MS. CLIFT: (Laughs.) Right.

MR. GLASTRIS: -- swirling around Capitol Hill, especially from Republicans, who see --


MR. MCLAUGHLIN: Wait a minute. Let him finish.

MR. GLASTRIS: -- some pretty obvious -- I mean, we know a lot of facts now, and there's just not a lot of mystery here. And there's really not a lot of suspicion --

MR. MCLAUGHLIN: What are these wicked Republicans doing?

MR. GLASTRIS: Well, they're -- look, we had, from 1968 to 1979, five ambassadors killed in the line of duty. Do you remember headlines and investigations into screw-ups? I don't. We -- only after the 1979 hostage crisis in Iran did we begin to say, oh, my God, it's a challenge to American honor and dignity if a diplomat gets hurt or killed. And we've had no ambassadors killed since 1980.

MR. BUCHANAN: But that's not --

MS. CLIFT: Well, there are some --

MR. GLASTRIS: And now somebody -- now a guy dies, which is horrible --

MR. BUCHANAN: Wait a minute.

MR. MCLAUGHLIN: Hold on, Pat. Let Eleanor in.

MR. GLASTRIS: -- but it's not a scandal. It's a brave men caught in a bad situation. And I don't believe --

MR. BUCHANAN: But you're overlooking --

MS. CLIFT: There are some --

MR. BUCHANAN: You're overlooking important things.

MR. MCLAUGHLIN: Pat, let Eleanor in.

MS. CLIFT: Yes, Pat.

MR. BUCHANAN: All right, go.

MS. CLIFT: There are some legitimate questions. And Thomas Pickering, a Reagan appointee diplomat --

MR. BUCHANAN: He's investigating.

MS. CLIFT: -- is heading an investigation. There will be a report in December. Even the most partisan people say there's no connection between Benghazi and sex. You're saying that Petraeus is having this affair to cover up Benghazi? I mean, the fantasies --

MR. BUCHANAN: OK, let me --

MS. CLIFT: -- that are evolving from this are totally insane.

MR. BUCHANAN: Let's get back to Benghazi. Let's get back to Benghazi. Here's the problem. We now learn that the ambassador and the folks in Benghazi were begging for help. There were terrorist attacks. They blew a 12-foot-hole wall in the compound. They were sending memos back saying we need more protection; we need more help. And none was forthcoming. That's number one.

The second thing that makes it an issue is why was no help sent along that night, when these guys were under attack? Seven and a half hours they were under attack? These are valid questions. And then afterwards --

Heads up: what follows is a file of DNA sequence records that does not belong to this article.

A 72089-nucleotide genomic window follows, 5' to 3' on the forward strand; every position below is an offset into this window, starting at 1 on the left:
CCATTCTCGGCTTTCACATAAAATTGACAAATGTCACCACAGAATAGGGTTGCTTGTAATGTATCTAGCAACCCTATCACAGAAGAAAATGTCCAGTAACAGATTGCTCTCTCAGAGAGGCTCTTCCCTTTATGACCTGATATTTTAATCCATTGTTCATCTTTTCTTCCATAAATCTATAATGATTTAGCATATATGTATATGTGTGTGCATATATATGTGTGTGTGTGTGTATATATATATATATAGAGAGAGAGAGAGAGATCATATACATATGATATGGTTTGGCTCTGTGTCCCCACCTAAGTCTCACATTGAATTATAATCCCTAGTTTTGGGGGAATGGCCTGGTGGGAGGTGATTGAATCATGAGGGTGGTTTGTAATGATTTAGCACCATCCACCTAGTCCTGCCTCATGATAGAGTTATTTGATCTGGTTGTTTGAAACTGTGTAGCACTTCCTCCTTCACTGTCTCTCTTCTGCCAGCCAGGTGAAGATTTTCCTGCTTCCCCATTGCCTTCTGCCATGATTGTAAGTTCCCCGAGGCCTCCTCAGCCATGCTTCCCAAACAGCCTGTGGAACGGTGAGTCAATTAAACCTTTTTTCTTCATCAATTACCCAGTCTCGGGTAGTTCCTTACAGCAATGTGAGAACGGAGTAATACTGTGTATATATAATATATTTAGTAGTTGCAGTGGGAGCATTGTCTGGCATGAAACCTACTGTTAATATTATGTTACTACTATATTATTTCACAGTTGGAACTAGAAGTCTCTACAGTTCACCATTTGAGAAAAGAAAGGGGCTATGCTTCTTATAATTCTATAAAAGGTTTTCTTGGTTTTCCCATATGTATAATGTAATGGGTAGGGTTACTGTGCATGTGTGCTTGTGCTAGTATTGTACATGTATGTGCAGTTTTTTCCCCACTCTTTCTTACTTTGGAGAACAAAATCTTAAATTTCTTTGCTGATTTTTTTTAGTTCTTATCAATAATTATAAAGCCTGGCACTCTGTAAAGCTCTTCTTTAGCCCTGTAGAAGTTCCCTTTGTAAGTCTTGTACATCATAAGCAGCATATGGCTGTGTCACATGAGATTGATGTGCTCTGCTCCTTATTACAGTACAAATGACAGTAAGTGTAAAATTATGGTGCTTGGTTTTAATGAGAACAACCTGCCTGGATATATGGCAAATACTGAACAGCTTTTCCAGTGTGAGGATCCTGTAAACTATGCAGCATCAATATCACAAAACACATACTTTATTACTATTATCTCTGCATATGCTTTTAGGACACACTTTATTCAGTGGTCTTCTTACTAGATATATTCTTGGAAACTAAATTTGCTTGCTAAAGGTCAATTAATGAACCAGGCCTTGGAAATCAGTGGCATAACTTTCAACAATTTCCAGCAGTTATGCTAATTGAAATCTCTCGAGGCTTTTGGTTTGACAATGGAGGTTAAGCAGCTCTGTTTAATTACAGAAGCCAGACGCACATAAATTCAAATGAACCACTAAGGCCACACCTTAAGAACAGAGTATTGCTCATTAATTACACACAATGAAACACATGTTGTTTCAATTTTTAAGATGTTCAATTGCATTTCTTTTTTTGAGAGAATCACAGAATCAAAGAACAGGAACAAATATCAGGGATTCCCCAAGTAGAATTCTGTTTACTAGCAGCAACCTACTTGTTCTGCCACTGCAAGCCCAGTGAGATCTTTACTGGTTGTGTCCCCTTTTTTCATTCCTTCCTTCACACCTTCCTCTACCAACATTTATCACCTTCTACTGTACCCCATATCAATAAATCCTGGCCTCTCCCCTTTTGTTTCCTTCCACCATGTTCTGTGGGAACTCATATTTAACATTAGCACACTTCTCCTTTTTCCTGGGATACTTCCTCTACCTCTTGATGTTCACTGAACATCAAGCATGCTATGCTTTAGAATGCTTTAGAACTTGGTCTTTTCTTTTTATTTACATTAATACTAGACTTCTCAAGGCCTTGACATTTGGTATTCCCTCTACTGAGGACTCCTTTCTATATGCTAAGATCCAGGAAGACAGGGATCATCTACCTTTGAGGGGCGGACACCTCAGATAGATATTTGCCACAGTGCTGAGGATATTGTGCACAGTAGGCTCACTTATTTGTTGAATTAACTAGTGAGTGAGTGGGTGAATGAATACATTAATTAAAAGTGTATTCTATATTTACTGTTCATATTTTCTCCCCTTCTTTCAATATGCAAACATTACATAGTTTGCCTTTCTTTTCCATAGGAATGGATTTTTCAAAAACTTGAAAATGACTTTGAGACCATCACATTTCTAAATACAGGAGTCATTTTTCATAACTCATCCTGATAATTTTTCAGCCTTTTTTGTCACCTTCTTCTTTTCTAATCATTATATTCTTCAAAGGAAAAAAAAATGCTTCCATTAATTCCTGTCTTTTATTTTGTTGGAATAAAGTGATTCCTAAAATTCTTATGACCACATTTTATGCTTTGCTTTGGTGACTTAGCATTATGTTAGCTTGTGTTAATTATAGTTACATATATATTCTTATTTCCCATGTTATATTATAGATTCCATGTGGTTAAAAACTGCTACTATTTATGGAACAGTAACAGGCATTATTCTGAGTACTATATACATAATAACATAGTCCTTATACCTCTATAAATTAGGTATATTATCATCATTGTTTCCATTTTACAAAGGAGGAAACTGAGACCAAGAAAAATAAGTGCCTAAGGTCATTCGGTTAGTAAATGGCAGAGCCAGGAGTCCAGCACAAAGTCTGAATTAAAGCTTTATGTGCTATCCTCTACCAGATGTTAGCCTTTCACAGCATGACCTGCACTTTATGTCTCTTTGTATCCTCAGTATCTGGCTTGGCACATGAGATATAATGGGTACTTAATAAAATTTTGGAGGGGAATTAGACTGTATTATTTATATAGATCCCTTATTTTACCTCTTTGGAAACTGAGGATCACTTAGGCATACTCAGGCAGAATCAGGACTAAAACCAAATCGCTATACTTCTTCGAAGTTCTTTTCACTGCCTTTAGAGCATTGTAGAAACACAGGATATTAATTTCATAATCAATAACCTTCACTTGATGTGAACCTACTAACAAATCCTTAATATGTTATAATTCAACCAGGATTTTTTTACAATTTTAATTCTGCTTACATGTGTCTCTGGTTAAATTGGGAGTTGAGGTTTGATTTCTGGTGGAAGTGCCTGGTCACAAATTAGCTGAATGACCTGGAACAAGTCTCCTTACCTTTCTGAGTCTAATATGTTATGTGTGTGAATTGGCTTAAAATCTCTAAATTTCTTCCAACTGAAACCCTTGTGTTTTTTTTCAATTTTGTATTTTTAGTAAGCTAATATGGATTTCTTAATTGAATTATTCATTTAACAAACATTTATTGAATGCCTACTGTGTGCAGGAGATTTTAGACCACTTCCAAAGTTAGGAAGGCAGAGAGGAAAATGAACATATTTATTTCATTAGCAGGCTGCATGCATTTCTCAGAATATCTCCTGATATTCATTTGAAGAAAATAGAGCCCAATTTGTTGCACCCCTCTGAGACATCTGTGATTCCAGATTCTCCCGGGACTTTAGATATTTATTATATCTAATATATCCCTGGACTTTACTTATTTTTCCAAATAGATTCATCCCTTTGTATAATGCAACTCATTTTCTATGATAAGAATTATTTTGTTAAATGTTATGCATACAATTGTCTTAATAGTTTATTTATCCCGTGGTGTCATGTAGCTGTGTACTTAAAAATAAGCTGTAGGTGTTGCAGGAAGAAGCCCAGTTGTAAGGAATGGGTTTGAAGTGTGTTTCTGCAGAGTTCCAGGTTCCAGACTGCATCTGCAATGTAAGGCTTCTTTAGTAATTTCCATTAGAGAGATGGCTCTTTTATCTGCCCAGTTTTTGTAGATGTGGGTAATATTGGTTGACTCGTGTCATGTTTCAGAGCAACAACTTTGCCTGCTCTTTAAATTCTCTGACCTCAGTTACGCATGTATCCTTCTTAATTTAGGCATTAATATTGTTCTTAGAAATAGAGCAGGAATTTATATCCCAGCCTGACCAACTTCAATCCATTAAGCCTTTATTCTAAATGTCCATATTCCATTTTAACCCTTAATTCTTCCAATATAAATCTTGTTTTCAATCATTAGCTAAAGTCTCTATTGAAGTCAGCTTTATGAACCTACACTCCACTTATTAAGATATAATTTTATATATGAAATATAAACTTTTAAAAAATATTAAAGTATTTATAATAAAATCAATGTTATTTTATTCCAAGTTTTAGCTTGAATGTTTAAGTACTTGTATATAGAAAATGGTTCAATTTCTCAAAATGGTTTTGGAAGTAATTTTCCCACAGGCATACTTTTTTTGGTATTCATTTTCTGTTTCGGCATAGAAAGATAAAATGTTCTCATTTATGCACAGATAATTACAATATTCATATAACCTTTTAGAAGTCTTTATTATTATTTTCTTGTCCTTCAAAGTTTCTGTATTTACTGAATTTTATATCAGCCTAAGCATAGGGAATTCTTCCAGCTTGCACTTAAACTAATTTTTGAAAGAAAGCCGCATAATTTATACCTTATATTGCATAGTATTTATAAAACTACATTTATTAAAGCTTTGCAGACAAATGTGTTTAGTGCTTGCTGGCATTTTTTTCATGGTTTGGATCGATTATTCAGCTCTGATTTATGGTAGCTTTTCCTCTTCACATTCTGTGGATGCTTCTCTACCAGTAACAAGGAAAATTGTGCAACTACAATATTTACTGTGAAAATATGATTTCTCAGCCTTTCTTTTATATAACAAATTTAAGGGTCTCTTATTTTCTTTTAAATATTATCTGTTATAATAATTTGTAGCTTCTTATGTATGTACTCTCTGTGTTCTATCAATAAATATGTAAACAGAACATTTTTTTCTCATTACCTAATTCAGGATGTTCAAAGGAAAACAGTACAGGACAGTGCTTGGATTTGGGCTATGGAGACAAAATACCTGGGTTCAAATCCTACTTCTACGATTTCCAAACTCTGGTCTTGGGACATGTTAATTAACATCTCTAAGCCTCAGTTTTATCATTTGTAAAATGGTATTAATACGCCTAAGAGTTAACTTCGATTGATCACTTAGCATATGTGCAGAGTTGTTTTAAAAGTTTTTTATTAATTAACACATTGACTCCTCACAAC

MS. CLIFT: Petraeus has answered those questions.

MR. BUCHANAN: Hold it. My turn.

MS. CLIFT: (Laughs.)

MR. BUCHANAN: Afterwards they go out and they're talking about this protest that got out of control, which was a total fabrication. There was no protest.

MR. GLASTRIS: But the --

MS. CLIFT: There was something.

MR. GLASTRIS: -- attackers were telling passersby at the time that they were doing it in protest on the film. Moreover, all the intelligence to this day suggests it was not premeditated and preplanned, but opportunistic.

MR. BUCHANAN: You mean --

MR. GLASTRIS: So it was --

MR. BUCHANAN: That's what's got to be investigated.

MR. GLASTRIS: Well, it's fine to be investigated, but --

MR. MCLAUGHLIN: Let me get a different line of question here for -- try this out on Susan.

Do you think that this is more than a Petraeus lapse of judgment, his relationship with Paula Broadwell? Do you think it was more than a lapse in judgment?

MS. FERRECHIO: I think it was absolutely a lapse in judgment for him. But do you mean is more than that, beyond that? Is the FBI holding something over his head?

MR. MCLAUGHLIN: Well, first of all, is the book completely reliable?

MS. FERRECHIO: Well, you know, she certainly had, you know, tremendous access, as we've learned. She's got files on her computer with classified information. She clearly had, as she has been quoted as saying, really excellent access to everything going on in his life. So in that sense, you're probably getting a lot of details you would never get for someone who had less access.

I think the question is, is the book biased? You know, clearly she has a relationship with him. Is it a book where you're going to really see two sides of Petraeus or just, you know, as we're --

MR. MCLAUGHLIN: Is it a premier --

MS. FERRECHIO: -- (reading ?), a biography, and that's what that is? So there you go.

MR. MCLAUGHLIN: Is it a career killer for him, this whole deal?

MR. BUCHANAN: He's gone.

MS. FERRECHIO: Well, was it a career killer for Clinton when he was nearly impeached --


MS. FERRECHIO: -- for Monica Lewinsky?


MS. FERRECHIO: There you go.

MR. BUCHANAN: It is. I mean, any office in the government of the United States, running for Senate or president, that's out. President of Princeton? No problem.

MS. CLIFT: That's right. (Laughs.)

MS. FERRECHIO: I think he can run. He could run.

MR. MCLAUGHLIN: What a crime that would be to lose this man.

MS. FERRECHIO: I don't think --